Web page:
- Last week Congress passed a short-term spending measure to fund the federal government, thwarting a partial government shutdown.
- The agreement authorizes government spending through December 21, at which time the government would shut down if Congress has not reached a deal.
- Historically, the impact of shutdowns on markets has been fairly short-lived.
- Investors should focus on their strategies and not overreact to individual events in the markets.
Investors who are already facing concerns about a slowdown in earnings and rising interest rates have another risk to consider: a potential government shutdown. Congress passed a short-term spending deal through December 21 that buys more time for lawmakers and the president to negotiate a long-term agreement. However, if no deal is struck, in a few weeks legislators could find themselves facing similar options: Negotiate a long-term spending package, authorize another short-term funding solution, or shut the government down.
"Any shutdown this time around would only impact about one quarter of the federal government. Congress has already funded roughly 75% of the government through next September, including agencies overseeing defense, education, veterans affairs, and energy. A number of other agencies, including the Department of Homeland Security and Treasury, are where we could see some impact from a shutdown," says Jim Febeo, Head of Federal Government Relations.
The possibility of another round of political uncertainty coming in a few weeks may create stress for investors who are trying to understand the impact on the economy and the markets. If you have a sound financial plan, you probably don't need to take action. Instead, make sure your strategy is still in line with your goals, finances, risk tolerance, and timeline. That said, if you have not rebalanced or given your portfolio a review for some time, now may be a good time to make sure your risk level and portfolio holdings are in line with your long-term plans.
Read Viewpoints on Fidelity.com: Are you ready for a correction?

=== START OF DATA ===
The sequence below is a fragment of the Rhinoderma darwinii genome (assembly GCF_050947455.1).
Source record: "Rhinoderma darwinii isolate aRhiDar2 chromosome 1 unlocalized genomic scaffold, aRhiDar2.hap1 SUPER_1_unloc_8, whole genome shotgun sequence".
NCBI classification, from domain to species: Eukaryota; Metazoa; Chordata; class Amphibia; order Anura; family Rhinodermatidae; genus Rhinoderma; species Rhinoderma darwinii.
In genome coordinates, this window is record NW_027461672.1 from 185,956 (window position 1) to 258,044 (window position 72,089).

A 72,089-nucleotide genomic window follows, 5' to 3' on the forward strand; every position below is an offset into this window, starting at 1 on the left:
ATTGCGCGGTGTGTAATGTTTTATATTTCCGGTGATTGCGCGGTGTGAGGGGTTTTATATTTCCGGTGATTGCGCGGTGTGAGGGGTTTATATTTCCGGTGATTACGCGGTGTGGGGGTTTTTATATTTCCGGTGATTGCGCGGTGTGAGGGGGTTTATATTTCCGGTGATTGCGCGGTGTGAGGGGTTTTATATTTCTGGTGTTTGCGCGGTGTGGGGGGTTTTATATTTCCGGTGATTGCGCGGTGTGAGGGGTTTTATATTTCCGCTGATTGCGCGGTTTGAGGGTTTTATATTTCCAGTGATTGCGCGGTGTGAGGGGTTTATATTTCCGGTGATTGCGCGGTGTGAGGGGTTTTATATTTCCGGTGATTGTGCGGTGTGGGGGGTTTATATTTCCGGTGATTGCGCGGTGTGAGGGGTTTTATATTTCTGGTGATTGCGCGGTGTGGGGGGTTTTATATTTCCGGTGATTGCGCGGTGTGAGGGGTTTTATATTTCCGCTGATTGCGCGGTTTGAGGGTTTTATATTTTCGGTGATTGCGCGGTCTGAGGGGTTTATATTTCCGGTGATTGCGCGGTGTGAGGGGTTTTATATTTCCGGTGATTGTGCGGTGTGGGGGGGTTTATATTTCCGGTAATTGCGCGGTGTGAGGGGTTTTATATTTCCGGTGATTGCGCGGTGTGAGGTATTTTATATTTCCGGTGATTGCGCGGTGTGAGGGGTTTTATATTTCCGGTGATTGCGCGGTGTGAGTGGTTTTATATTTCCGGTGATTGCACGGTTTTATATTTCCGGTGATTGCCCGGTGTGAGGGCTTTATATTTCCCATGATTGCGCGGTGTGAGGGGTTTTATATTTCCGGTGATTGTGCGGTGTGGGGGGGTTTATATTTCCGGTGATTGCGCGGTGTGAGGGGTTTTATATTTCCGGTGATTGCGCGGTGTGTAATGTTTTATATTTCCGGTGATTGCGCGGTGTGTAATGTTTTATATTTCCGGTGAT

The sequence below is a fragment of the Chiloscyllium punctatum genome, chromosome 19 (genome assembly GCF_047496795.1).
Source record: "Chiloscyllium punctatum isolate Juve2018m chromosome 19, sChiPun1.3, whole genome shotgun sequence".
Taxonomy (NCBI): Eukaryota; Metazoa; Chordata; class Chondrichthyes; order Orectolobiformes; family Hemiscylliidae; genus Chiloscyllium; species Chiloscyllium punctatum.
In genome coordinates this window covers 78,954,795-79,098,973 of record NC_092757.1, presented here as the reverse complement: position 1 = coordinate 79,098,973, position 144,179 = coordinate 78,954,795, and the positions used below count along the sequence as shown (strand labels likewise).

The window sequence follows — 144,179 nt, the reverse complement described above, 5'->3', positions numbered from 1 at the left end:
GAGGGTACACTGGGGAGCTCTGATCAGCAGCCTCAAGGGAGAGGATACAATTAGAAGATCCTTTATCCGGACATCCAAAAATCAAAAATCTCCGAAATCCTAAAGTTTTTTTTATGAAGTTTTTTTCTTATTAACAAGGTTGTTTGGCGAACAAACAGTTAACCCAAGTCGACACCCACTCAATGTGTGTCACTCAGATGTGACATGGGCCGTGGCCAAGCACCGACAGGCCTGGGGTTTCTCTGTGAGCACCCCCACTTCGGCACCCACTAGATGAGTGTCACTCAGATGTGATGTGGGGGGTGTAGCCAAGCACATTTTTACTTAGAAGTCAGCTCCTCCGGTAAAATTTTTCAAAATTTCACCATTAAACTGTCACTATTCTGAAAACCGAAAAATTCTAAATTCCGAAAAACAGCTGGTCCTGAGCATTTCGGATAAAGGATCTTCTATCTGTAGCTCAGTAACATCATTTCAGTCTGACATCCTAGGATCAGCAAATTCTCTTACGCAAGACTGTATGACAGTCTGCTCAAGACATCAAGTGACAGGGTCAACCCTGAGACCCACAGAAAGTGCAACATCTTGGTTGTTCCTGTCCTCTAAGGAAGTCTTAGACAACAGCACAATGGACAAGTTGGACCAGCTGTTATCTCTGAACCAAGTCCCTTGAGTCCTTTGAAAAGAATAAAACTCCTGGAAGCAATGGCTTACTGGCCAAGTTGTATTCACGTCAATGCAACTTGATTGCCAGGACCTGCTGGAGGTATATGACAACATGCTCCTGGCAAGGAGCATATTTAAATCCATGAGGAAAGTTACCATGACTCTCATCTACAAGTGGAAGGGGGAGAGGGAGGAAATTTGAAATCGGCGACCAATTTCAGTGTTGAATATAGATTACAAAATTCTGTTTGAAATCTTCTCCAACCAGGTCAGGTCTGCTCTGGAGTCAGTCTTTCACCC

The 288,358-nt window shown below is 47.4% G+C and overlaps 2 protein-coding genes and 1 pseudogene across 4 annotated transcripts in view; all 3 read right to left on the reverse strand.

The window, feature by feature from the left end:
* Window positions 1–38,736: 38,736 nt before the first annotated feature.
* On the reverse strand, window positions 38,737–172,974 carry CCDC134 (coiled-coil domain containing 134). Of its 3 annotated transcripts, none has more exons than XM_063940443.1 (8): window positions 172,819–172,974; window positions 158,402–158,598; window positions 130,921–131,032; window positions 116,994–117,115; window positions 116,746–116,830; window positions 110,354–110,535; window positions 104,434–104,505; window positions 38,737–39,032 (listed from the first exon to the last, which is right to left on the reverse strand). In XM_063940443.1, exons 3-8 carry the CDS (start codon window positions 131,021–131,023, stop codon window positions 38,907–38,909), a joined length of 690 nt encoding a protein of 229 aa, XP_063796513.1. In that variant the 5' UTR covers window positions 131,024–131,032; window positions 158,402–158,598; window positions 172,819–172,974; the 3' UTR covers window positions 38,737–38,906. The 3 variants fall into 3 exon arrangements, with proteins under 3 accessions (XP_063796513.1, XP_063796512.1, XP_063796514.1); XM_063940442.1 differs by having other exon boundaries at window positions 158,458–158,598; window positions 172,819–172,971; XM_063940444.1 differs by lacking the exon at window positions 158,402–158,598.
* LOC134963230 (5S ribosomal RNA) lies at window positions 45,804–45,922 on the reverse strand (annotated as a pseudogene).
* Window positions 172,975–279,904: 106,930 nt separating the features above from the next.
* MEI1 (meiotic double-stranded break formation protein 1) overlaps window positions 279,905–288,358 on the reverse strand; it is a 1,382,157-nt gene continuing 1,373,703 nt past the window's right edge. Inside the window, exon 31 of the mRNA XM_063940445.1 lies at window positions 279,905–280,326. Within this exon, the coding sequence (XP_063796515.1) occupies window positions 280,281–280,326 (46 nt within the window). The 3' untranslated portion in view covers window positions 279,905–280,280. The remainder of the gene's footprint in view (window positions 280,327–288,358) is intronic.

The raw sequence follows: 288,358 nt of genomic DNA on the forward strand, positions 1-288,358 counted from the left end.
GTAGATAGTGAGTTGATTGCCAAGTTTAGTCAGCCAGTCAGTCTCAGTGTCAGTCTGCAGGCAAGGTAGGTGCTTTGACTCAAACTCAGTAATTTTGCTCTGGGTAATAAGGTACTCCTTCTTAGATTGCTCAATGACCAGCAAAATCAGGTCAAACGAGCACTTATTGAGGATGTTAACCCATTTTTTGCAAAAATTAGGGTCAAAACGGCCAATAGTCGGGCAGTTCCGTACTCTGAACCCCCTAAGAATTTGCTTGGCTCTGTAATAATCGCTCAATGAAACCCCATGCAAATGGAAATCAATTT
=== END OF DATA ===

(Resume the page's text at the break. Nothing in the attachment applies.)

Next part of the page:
More-active investors may want to look at strategies or investments that benefit from increased volatility or use the market-moving event to revisit their holdings. Visit Viewpoints on Fidelity.com: Active Investor for details.
What a shutdown may mean for the economy and markets
What have shutdowns meant historically? From an investment perspective, a government shutdown has 2 immediate impacts. First, economically it hurts activity levels as most federal employees cannot work during the shutdown, government approvals are on hold, and other processes are held up. The federal Office of Management and Budget reported that the 2013 government shutdown was estimated to slow economic growth from by 0.4 percentage points for the fourth quarter of that year.
In addition, a shutdown can weigh on many investors psychologically, as they question the likely impact on the economy and financial markets. During recent government standoffs—the debt ceiling fight of 2011 and the 2013 shutdown—US equity volatility, as measured by the VIX (the CBOE S&P 500 Volatility Index), increased significantly.
"We've been through government shutdowns before, and while disruptive, they haven't generally had a major impact on macroeconomic trends or financial markets," says Dirk Hofschire, senior vice president on Fidelity's asset allocation research team. "It could be a negative for investor sentiment, but a shutdown by itself is not likely to be a catalyst for a major market reaction. The thing to watch would be how long the government shutdown persists: The longer it goes on, the more disruptive it will become to sentiment—business and consumer confidence. And that has the potential to replace the good news of tax cuts with the negative narrative of dysfunctional government."
Looking more deeply at those 2 recent examples of government standoffs shows how short-lived those market impacts may be. Both caused market volatility to spike temporarily, and stock prices to dip. At the same time, Treasuries rallied, as investors sought relatively conservative options. However, in both cases, within a few months volatility had dissipated, and stocks had recovered to the pre-event levels.
Hofschire notes that if a deal is eventually struck to increase government spending, that could boost economic activity, and put more pressure on the Fed to raise rates.
The bottom line
When major events happen in Washington or elsewhere, it can cause markets to become volatile. That can be stressful, but it shouldn't change your investment strategies. Reacting emotionally can make it harder to reach your goals. Here is what you should consider doing instead:
- Reevaluate your investing strategy at least annually or in the wake of any major life events, to make sure your investment mix is still in line with your goals, situation, and attitudes about investment risk.
- If your portfolio has strayed from your plan, consider rebalancing your asset mix to stay in line with your strategy.
- Review your portfolio to make sure your individual investments are still appropriate.